Makino Y., Inoue J., Wang H. W., Yoshimura M., Maejima K., Noguchi S. F., Yamada T., Noguchi K.


Controlled atmosphere (CA) storage, that is, at low O2 and high CO2 concentrations, effectively extends the shelf life of horticultural products. The influence of CA storage (O2/CO2: 2.5%/6.0% or 2.5%/0.0%) and in normal air (both at 1 °C for 21 d) on the physicochemical (O2 uptake, mass loss and L-ascorbate) and biological properties of broccoli (Brassica oleracea var. italica, Plenck, 1794) via amounts and activities of terminal oxidases of the electron transport chain was investigated. Mass loss, a sensitive index of freshness for broccoli heads under CA, was significantly lower under CA than under normoxia (p < 0.05). Mass loss was depressed 7 d earlier under CA, including 6.0% CO2 than under CA without CO2. High CO2 effectively depressed the degradation of L-ascorbate. During storage, the activity of the alternative oxidase (AOX) was lower under CA than in normal air (p < 0.05), while the amount of cytochrome c oxidase (COX), and the AOX/COX activity ratio (based on oxygen isotope discrimination), were not affected during storage. Our results indicate that CA storage effectively retained the freshness of broccoli heads by depressing the induction of AOX. However, depression of AOX amount was not associated with CO2 around broccoli heads.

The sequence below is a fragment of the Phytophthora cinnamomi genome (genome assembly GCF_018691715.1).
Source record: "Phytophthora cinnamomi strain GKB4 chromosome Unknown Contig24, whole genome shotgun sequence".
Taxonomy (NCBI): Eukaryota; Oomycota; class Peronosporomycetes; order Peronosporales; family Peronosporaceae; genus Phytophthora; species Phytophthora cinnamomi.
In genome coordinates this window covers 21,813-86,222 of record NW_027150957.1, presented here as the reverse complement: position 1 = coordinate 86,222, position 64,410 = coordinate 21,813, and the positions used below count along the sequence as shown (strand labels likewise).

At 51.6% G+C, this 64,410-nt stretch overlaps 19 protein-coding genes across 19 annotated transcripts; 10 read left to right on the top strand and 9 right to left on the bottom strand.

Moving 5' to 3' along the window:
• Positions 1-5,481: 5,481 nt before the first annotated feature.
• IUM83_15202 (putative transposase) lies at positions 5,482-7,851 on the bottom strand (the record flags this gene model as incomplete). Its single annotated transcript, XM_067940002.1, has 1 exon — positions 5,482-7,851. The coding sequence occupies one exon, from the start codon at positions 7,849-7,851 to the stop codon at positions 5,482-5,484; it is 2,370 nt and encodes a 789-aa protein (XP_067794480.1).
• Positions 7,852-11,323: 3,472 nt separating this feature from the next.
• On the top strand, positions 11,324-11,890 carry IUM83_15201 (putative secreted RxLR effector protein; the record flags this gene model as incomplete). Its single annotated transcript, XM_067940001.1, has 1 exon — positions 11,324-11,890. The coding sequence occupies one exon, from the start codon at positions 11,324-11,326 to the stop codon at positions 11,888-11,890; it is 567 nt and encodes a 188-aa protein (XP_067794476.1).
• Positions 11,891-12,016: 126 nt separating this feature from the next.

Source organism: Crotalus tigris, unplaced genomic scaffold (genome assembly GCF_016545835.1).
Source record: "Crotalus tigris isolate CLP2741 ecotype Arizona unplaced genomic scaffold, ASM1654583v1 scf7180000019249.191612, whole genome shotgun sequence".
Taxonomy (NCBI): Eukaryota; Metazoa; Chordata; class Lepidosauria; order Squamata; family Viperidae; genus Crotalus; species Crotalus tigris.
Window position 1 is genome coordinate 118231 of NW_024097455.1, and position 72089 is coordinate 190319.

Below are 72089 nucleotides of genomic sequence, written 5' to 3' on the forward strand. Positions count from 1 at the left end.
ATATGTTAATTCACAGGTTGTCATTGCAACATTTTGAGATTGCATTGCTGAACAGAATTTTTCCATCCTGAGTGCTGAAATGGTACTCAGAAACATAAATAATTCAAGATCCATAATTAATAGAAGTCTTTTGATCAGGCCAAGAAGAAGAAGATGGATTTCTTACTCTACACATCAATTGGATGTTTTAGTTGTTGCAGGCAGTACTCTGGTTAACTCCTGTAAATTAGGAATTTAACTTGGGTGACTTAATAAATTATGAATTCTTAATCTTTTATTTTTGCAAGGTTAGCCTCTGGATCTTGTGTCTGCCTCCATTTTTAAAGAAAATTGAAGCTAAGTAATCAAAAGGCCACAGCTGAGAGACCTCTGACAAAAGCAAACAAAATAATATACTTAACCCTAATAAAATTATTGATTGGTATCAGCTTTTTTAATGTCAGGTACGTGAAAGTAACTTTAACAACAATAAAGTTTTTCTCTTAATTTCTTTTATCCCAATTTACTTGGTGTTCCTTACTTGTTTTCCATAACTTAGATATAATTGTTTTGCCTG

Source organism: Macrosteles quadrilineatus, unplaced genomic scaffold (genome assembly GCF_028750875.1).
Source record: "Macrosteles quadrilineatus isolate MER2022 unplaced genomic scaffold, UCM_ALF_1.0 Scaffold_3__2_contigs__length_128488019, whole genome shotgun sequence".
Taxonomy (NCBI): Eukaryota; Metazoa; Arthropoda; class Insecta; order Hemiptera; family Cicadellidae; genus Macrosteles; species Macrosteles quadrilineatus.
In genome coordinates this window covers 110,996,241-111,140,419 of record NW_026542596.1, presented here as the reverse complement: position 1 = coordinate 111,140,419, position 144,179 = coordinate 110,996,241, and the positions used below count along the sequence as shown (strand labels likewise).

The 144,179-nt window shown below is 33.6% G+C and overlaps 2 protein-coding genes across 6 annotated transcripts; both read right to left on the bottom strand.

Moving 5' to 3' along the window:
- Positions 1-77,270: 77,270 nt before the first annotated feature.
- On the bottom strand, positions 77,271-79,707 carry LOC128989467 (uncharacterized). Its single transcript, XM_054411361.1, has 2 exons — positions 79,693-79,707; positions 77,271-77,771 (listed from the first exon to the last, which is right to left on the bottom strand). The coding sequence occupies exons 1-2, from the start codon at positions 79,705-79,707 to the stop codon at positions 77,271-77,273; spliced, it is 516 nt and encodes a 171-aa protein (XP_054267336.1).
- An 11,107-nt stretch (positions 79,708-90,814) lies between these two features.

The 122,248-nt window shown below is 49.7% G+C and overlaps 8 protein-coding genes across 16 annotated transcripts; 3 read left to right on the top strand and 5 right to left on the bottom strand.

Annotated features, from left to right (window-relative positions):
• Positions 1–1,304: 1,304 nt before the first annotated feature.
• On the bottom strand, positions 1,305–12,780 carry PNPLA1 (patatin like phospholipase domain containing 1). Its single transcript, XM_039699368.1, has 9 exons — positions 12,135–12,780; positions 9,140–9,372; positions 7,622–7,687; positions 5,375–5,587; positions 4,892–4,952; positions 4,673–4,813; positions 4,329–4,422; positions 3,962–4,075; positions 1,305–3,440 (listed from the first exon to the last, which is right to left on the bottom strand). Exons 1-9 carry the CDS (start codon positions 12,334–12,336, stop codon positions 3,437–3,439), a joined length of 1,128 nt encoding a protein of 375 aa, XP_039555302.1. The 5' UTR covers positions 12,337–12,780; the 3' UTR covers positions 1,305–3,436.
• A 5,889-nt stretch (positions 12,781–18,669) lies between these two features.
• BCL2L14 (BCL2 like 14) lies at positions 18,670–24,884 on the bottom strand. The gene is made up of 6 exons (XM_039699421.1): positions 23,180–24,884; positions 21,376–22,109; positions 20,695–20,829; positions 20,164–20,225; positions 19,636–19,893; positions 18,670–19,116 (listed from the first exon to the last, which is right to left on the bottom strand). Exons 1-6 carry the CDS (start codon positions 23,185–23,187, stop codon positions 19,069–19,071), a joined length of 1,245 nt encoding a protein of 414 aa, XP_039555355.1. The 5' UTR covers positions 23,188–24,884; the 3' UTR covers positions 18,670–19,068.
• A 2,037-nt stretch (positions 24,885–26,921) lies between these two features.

Paper Information

: Foods
: 10.3390/foods9040380